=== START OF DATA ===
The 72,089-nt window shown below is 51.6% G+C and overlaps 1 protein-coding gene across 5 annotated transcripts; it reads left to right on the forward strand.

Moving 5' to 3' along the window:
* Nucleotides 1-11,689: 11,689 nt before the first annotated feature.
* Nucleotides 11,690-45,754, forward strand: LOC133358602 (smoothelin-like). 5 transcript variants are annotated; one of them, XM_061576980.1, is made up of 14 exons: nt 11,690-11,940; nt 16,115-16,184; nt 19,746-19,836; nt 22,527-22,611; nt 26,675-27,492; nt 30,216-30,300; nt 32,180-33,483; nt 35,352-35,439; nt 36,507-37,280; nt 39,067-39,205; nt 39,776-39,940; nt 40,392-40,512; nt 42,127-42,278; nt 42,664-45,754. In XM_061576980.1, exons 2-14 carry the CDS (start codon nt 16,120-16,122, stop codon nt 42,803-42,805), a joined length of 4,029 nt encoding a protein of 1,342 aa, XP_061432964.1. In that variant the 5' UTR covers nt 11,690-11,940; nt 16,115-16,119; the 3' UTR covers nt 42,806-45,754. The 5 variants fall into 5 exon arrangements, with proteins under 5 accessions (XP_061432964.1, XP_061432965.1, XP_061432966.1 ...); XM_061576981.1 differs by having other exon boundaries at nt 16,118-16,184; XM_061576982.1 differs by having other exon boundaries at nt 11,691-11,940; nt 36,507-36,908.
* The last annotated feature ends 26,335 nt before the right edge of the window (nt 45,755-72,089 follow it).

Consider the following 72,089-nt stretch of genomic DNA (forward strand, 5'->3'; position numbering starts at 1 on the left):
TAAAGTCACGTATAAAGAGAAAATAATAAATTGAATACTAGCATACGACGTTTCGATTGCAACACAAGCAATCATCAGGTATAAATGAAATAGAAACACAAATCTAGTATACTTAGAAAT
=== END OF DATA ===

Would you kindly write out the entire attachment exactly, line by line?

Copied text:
The 72,089-nt window shown below is 51.6% G+C and overlaps 1 protein-coding gene across 5 annotated transcripts; it reads left to right on the forward strand.

Moving 5' to 3' along the window:
* Nucleotides 1-11,689: 11,689 nt before the first annotated feature.
* Nucleotides 11,690-45,754, forward strand: LOC133358602 (smoothelin-like). 5 transcript variants are annotated; one of them, XM_061576980.1, is made up of 14 exons: nt 11,690-11,940; nt 16,115-16,184; nt 19,746-19,836; nt 22,527-22,611; nt 26,675-27,492; nt 30,216-30,300; nt 32,180-33,483; nt 35,352-35,439; nt 36,507-37,280; nt 39,067-39,205; nt 39,776-39,940; nt 40,392-40,512; nt 42,127-42,278; nt 42,664-45,754. In XM_061576980.1, exons 2-14 carry the CDS (start codon nt 16,120-16,122, stop codon nt 42,803-42,805), a joined length of 4,029 nt encoding a protein of 1,342 aa, XP_061432964.1. In that variant the 5' UTR covers nt 11,690-11,940; nt 16,115-16,119; the 3' UTR covers nt 42,806-45,754. The 5 variants fall into 5 exon arrangements, with proteins under 5 accessions (XP_061432964.1, XP_061432965.1, XP_061432966.1 ...); XM_061576981.1 differs by having other exon boundaries at nt 16,118-16,184; XM_061576982.1 differs by having other exon boundaries at nt 11,691-11,940; nt 36,507-36,908.
* The last annotated feature ends 26,335 nt before the right edge of the window (nt 45,755-72,089 follow it).

Consider the following 72,089-nt stretch of genomic DNA (forward strand, 5'->3'; position numbering starts at 1 on the left):
TAAAGTCACGTATAAAGAGAAAATAATAAATTGAATACTAGCATACGACGTTTCGATTGCAACACAAGCAATCATCAGGTATAAATGAAATAGAAACACAAATCTAGTATACTTAGAAAT